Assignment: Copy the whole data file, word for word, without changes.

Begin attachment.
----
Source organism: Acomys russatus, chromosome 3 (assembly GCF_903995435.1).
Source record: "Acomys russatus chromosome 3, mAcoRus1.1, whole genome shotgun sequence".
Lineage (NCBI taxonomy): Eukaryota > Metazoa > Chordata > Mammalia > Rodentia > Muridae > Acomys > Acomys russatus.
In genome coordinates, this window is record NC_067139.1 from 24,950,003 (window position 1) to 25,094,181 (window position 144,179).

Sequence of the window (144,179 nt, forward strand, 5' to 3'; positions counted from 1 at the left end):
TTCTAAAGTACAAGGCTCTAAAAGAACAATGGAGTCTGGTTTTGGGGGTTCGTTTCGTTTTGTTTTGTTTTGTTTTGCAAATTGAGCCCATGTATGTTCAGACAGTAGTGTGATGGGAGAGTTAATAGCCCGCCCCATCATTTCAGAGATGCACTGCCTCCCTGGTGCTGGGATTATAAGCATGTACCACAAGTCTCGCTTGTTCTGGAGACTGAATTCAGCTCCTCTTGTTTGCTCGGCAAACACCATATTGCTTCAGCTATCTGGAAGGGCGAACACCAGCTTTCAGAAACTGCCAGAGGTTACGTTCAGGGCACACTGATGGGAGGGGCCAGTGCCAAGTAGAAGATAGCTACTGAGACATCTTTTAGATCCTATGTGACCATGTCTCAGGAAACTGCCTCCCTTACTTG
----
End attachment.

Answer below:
Source organism: Acomys russatus, chromosome 3 (assembly GCF_903995435.1).
Source record: "Acomys russatus chromosome 3, mAcoRus1.1, whole genome shotgun sequence".
Lineage (NCBI taxonomy): Eukaryota > Metazoa > Chordata > Mammalia > Rodentia > Muridae > Acomys > Acomys russatus.
In genome coordinates, this window is record NC_067139.1 from 24,950,003 (window position 1) to 25,094,181 (window position 144,179).

Sequence of the window (144,179 nt, forward strand, 5' to 3'; positions counted from 1 at the left end):
TTCTAAAGTACAAGGCTCTAAAAGAACAATGGAGTCTGGTTTTGGGGGTTCGTTTCGTTTTGTTTTGTTTTGTTTTGCAAATTGAGCCCATGTATGTTCAGACAGTAGTGTGATGGGAGAGTTAATAGCCCGCCCCATCATTTCAGAGATGCACTGCCTCCCTGGTGCTGGGATTATAAGCATGTACCACAAGTCTCGCTTGTTCTGGAGACTGAATTCAGCTCCTCTTGTTTGCTCGGCAAACACCATATTGCTTCAGCTATCTGGAAGGGCGAACACCAGCTTTCAGAAACTGCCAGAGGTTACGTTCAGGGCACACTGATGGGAGGGGCCAGTGCCAAGTAGAAGATAGCTACTGAGACATCTTTTAGATCCTATGTGACCATGTCTCAGGAAACTGCCTCCCTTACTTG